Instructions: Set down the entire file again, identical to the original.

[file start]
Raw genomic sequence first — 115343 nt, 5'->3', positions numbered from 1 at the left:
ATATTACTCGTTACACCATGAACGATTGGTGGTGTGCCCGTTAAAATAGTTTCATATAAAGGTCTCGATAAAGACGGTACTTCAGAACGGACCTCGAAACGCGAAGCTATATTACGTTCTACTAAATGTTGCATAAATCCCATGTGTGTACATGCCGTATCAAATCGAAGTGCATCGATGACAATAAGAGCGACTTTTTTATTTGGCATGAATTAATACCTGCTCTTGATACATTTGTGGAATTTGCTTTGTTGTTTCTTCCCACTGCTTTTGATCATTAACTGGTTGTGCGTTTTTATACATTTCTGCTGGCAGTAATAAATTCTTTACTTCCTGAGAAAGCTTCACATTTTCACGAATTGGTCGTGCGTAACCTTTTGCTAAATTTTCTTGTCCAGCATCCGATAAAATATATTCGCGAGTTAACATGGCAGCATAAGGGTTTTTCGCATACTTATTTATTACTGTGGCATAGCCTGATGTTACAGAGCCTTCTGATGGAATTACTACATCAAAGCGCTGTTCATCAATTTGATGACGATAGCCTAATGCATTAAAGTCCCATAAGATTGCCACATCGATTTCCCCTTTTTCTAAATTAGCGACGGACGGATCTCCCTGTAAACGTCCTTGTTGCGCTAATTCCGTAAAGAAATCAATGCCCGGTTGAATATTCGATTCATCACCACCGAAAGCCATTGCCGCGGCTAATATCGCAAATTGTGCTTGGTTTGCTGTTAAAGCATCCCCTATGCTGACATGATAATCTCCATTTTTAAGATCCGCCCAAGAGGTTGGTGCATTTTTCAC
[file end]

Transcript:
Raw genomic sequence first — 115343 nt, 5'->3', positions numbered from 1 at the left:
ATATTACTCGTTACACCATGAACGATTGGTGGTGTGCCCGTTAAAATAGTTTCATATAAAGGTCTCGATAAAGACGGTACTTCAGAACGGACCTCGAAACGCGAAGCTATATTACGTTCTACTAAATGTTGCATAAATCCCATGTGTGTACATGCCGTATCAAATCGAAGTGCATCGATGACAATAAGAGCGACTTTTTTATTTGGCATGAATTAATACCTGCTCTTGATACATTTGTGGAATTTGCTTTGTTGTTTCTTCCCACTGCTTTTGATCATTAACTGGTTGTGCGTTTTTATACATTTCTGCTGGCAGTAATAAATTCTTTACTTCCTGAGAAAGCTTCACATTTTCACGAATTGGTCGTGCGTAACCTTTTGCTAAATTTTCTTGTCCAGCATCCGATAAAATATATTCGCGAGTTAACATGGCAGCATAAGGGTTTTTCGCATACTTATTTATTACTGTGGCATAGCCTGATGTTACAGAGCCTTCTGATGGAATTACTACATCAAAGCGCTGTTCATCAATTTGATGACGATAGCCTAATGCATTAAAGTCCCATAAGATTGCCACATCGATTTCCCCTTTTTCTAAATTAGCGACGGACGGATCTCCCTGTAAACGTCCTTGTTGCGCTAATTCCGTAAAGAAATCAATGCCCGGTTGAATATTCGATTCATCACCACCGAAAGCCATTGCCGCGGCTAATATCGCAAATTGTGCTTGGTTTGCTGTTAAAGCATCCCCTATGCTGACATGATAATCTCCATTTTTAAGATCCGCCCAAGAGGTTGGTGCATTTTTCAC